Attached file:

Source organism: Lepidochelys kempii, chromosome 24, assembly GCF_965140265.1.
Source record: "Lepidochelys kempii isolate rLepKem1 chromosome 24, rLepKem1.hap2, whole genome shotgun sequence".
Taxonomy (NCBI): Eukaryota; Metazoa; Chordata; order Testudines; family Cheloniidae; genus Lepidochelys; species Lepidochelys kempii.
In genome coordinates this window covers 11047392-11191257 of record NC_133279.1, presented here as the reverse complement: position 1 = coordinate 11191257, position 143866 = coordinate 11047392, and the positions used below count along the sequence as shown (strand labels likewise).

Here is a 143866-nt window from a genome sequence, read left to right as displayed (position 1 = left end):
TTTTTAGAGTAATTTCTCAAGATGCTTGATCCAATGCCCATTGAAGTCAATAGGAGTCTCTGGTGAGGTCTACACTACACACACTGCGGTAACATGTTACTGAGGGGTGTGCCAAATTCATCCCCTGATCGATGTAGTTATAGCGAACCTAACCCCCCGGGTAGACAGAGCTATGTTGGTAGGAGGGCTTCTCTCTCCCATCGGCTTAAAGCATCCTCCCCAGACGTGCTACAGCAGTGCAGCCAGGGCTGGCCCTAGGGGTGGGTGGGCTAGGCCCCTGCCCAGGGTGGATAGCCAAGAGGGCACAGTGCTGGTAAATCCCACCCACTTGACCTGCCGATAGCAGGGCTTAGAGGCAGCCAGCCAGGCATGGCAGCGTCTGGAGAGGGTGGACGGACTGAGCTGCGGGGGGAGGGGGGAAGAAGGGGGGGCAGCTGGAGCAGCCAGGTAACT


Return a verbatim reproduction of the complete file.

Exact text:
Source organism: Lepidochelys kempii, chromosome 24, assembly GCF_965140265.1.
Source record: "Lepidochelys kempii isolate rLepKem1 chromosome 24, rLepKem1.hap2, whole genome shotgun sequence".
Taxonomy (NCBI): Eukaryota; Metazoa; Chordata; order Testudines; family Cheloniidae; genus Lepidochelys; species Lepidochelys kempii.
In genome coordinates this window covers 11047392-11191257 of record NC_133279.1, presented here as the reverse complement: position 1 = coordinate 11191257, position 143866 = coordinate 11047392, and the positions used below count along the sequence as shown (strand labels likewise).

Here is a 143866-nt window from a genome sequence, read left to right as displayed (position 1 = left end):
TTTTTAGAGTAATTTCTCAAGATGCTTGATCCAATGCCCATTGAAGTCAATAGGAGTCTCTGGTGAGGTCTACACTACACACACTGCGGTAACATGTTACTGAGGGGTGTGCCAAATTCATCCCCTGATCGATGTAGTTATAGCGAACCTAACCCCCCGGGTAGACAGAGCTATGTTGGTAGGAGGGCTTCTCTCTCCCATCGGCTTAAAGCATCCTCCCCAGACGTGCTACAGCAGTGCAGCCAGGGCTGGCCCTAGGGGTGGGTGGGCTAGGCCCCTGCCCAGGGTGGATAGCCAAGAGGGCACAGTGCTGGTAAATCCCACCCACTTGACCTGCCGATAGCAGGGCTTAGAGGCAGCCAGCCAGGCATGGCAGCGTCTGGAGAGGGTGGACGGACTGAGCTGCGGGGGGAGGGGGGAAGAAGGGGGGGCAGCTGGAGCAGCCAGGTAACT